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Enrolling in TSA PreCheck is one of the biggest steps you can take to immediately upgrade your travel game.
You get an exclusive security lane (usually MUCH shorter). You won’t have to remove your toiletries or computer from your bag. You don’t even need to take off your shoes or jacket.
That means you won’t be one of those folks scrambling to retrieve items from 5 different bins and staggering in your socks toward the nearest bench with your belt in your mouth and an armload of loose items.
A 5-year membership to TSA PreCheck costs $85. But if you pay with the right card, you can get a reimbursement for the membership fee:
- Chase Sapphire Reserve
- Capital One® Venture® Rewards Credit Card
- The Platinum Card® from American Express
- The Business Platinum® Card from American Express
- United℠ Explorer Card
Last week I finally got around to taking my girlfriend to get TSA PreCheck. I’ll show you how easy it is!
TSA PreCheck Is Better Than Global Entry for Some
I have 3 credit cards that offer a statement credit to cover the cost of either TSA PreCheck or Global Entry. A great thing about these credits is that you can use them for ANYONE, not just you. As long as you pay for the application with your card, you can use it for your friends or family!
Of the 2 programs, everyone will tell you Global Entry is the obvious choice. Global Entry gives you expedited clearance into the US. So when you return from overseas, you don’t have to wait in that hellacious immigration line with everyone else. Plus, Global Entry gives you TSA PreCheck for free.
Because of this, Global Entry really is the no-brainer option for most folks. However, there are a couple drawbacks:
- Global Entry enrollment centers aren’t NEARLY as plentiful as TSA PreCheck. There are 8 TSA PreCheck locations within ~100 miles of me, and only 2 Global Entry locations.
- Global Entry appointments are exponentially harder to find. The soonest my “local” Global Entry enrollment center can fit me in is February 25, 2019, while my local TSA PreCheck enrollment center can fit me in tomorrow morning.
Despite these inconveniences, everybody opts for Global Entry (including me). I wanted to see how the TSA PreCheck enrollment process worked. So I scheduled an appointment for Sarah at our nearest TSA PreCheck location to see how painless it would be.
Enrolling in TSA PreCheck Is Surprisingly Easy
The TSA PreCheck application could not be easier. You’ll spend ~5 minutes filling out general information like birthplace, height, weight, etc. No real sensitive information. You’ll then choose the location you’d like your appointment, and submit the form. Immediately you’ll receive an email with tips for the day of your visit. You need to bring 2 forms of identification (your drivers license and passport are sufficient).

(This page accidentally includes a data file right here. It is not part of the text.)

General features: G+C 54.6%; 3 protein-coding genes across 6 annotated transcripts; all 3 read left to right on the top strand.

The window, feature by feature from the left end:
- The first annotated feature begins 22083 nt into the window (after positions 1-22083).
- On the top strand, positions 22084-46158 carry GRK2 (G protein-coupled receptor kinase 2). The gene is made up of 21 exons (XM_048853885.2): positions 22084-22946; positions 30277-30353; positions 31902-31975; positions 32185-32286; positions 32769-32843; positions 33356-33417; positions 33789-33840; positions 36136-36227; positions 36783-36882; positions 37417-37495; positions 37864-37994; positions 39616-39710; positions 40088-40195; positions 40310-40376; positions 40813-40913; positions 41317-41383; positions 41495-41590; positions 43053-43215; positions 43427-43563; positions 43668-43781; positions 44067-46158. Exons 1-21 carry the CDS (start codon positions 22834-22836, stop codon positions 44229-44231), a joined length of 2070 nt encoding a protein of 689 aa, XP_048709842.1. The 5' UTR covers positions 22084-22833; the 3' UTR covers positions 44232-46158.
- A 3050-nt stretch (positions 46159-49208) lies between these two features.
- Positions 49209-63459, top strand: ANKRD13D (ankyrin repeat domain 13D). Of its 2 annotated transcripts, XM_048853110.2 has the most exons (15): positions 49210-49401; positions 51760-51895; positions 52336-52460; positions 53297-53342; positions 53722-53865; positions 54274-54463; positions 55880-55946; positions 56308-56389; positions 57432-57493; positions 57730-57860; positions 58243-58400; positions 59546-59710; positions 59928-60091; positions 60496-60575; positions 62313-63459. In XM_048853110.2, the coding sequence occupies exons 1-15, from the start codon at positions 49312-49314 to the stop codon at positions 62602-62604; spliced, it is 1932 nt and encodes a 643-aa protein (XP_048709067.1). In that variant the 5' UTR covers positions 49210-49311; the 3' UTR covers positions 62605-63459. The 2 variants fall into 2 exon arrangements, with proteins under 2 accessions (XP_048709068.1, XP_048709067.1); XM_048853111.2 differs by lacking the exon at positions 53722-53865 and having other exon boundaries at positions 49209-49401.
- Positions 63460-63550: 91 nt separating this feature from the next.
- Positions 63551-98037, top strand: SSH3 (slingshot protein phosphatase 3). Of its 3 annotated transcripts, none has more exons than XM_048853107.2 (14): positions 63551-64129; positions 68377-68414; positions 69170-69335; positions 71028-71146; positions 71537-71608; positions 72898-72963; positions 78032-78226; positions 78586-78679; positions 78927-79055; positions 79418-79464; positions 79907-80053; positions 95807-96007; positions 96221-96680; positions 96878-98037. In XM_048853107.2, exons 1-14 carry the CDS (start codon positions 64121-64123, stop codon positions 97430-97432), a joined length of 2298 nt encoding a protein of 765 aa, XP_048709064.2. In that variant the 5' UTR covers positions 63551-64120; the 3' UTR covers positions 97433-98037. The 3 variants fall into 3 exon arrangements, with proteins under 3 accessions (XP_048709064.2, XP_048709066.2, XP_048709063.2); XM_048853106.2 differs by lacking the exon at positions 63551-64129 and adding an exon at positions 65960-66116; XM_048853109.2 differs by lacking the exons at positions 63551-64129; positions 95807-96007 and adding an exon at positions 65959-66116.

We made a reservation through IdentoGO on Friday for the following Monday. And there were plenty of open time slots. An unfamiliarity for Global Entry applicants.
The office was very tiny and in no way intimidating. We signed-in and waited 15 minutes for her name to be called.
Once in the interview room, Sarah had to provide some personal information (like her Social Security Number), and confirm the information written in the online application. There were no additional interview questions. They scanned her passport, took her picture, fingerprinted her, and she was done! The whole thing took 10 minutes.
Note: TSA PreCheck performs background checks, so if you have any kind of sordid past (like assault or drug charges) you are much less likely to be approved for a trusted traveler program like TSA PreCheck or Global Entry.
At the end of the interview, I paid the $85 fee with my Chase United Explorer card. The credit posted the SAME DAY.
As a Global Entry member, I’ve been issued boarding passes without TSA PreCheck a handful of times. I’ve asked the airline check-in desk the reason behind this, and they’ve told me I’m not guaranteed TSA PreCheck with a Global Entry membership. If I wanted to ensure I qualified for TSA PreCheck every time, I’d have to actually apply for TSA PreCheck.
I asked the TSA PreCheck agent about this and she said it’s nonsense. She told me that even folks enrolled in TSA PreCheck aren’t guaranteed to receive it every single time. That said, I’d estimate I personally have a 95% success rate in receiving TSA PreCheck, so it’s really no big deal.
After the interview, they handed Sarah the receipt with her Universal Enroll ID. She also received an email with all her necessary information.
The TSA PreCheck agent said she will also receive some sort of documentation in the mail, along with a perforated “card” with her info on it. You don’t get a proper card like you do with Global Entry.
Sarah received her Trusted Traveler number in the mail within a week. Now, all she needs to do is hop online, add the number to her airline loyalty accounts, and forget about it! She’ll receive TSA PreCheck (almost) every time she flies participating airlines (and pretty much all the useful miles & points airlines participate).
For months I’ve been meaning to take my girlfriend to enroll in TSA PreCheck. And I have to say, the entire process was a joy. I know it’s not as multi-purpose as Global Entry, but it was fast, the enrollment center was nearby, and we could interview as soon as we wanted. That’s NOT what you’ll find when opting into Global Entry.
I even saved the $85 membership fee by using my Chase United Explorer to pay for the application.